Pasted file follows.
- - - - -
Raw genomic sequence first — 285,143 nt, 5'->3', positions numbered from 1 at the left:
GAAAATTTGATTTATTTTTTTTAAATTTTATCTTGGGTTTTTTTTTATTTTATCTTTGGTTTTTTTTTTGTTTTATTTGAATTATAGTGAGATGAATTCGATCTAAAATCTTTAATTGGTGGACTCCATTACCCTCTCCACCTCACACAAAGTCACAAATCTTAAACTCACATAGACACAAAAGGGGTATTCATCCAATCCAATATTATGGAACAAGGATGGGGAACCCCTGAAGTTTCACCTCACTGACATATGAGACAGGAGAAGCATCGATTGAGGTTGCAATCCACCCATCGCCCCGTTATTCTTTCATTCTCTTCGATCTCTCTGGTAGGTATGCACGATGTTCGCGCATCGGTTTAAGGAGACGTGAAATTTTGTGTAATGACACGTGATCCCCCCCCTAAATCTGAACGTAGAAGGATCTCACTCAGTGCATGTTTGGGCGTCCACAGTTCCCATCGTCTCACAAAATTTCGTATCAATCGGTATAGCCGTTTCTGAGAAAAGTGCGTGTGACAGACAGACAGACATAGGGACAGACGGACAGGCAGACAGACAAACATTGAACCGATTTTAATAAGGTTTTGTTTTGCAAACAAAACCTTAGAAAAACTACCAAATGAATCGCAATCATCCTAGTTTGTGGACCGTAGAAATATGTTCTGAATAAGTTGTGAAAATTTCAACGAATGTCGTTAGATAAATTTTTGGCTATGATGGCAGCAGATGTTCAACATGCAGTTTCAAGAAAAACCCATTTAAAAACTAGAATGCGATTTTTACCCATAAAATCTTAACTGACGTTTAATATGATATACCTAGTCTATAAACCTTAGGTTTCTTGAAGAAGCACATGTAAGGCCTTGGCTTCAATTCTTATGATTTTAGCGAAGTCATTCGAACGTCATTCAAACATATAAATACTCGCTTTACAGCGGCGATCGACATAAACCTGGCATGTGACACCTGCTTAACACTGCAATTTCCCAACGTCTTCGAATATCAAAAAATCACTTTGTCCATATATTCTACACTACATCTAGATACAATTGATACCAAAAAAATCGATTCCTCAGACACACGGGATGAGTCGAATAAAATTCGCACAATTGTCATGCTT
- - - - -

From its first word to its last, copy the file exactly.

Raw genomic sequence first — 285,143 nt, 5'->3', positions numbered from 1 at the left:
GAAAATTTGATTTATTTTTTTTAAATTTTATCTTGGGTTTTTTTTTATTTTATCTTTGGTTTTTTTTTTGTTTTATTTGAATTATAGTGAGATGAATTCGATCTAAAATCTTTAATTGGTGGACTCCATTACCCTCTCCACCTCACACAAAGTCACAAATCTTAAACTCACATAGACACAAAAGGGGTATTCATCCAATCCAATATTATGGAACAAGGATGGGGAACCCCTGAAGTTTCACCTCACTGACATATGAGACAGGAGAAGCATCGATTGAGGTTGCAATCCACCCATCGCCCCGTTATTCTTTCATTCTCTTCGATCTCTCTGGTAGGTATGCACGATGTTCGCGCATCGGTTTAAGGAGACGTGAAATTTTGTGTAATGACACGTGATCCCCCCCCTAAATCTGAACGTAGAAGGATCTCACTCAGTGCATGTTTGGGCGTCCACAGTTCCCATCGTCTCACAAAATTTCGTATCAATCGGTATAGCCGTTTCTGAGAAAAGTGCGTGTGACAGACAGACAGACATAGGGACAGACGGACAGGCAGACAGACAAACATTGAACCGATTTTAATAAGGTTTTGTTTTGCAAACAAAACCTTAGAAAAACTACCAAATGAATCGCAATCATCCTAGTTTGTGGACCGTAGAAATATGTTCTGAATAAGTTGTGAAAATTTCAACGAATGTCGTTAGATAAATTTTTGGCTATGATGGCAGCAGATGTTCAACATGCAGTTTCAAGAAAAACCCATTTAAAAACTAGAATGCGATTTTTACCCATAAAATCTTAACTGACGTTTAATATGATATACCTAGTCTATAAACCTTAGGTTTCTTGAAGAAGCACATGTAAGGCCTTGGCTTCAATTCTTATGATTTTAGCGAAGTCATTCGAACGTCATTCAAACATATAAATACTCGCTTTACAGCGGCGATCGACATAAACCTGGCATGTGACACCTGCTTAACACTGCAATTTCCCAACGTCTTCGAATATCAAAAAATCACTTTGTCCATATATTCTACACTACATCTAGATACAATTGATACCAAAAAAATCGATTCCTCAGACACACGGGATGAGTCGAATAAAATTCGCACAATTGTCATGCTT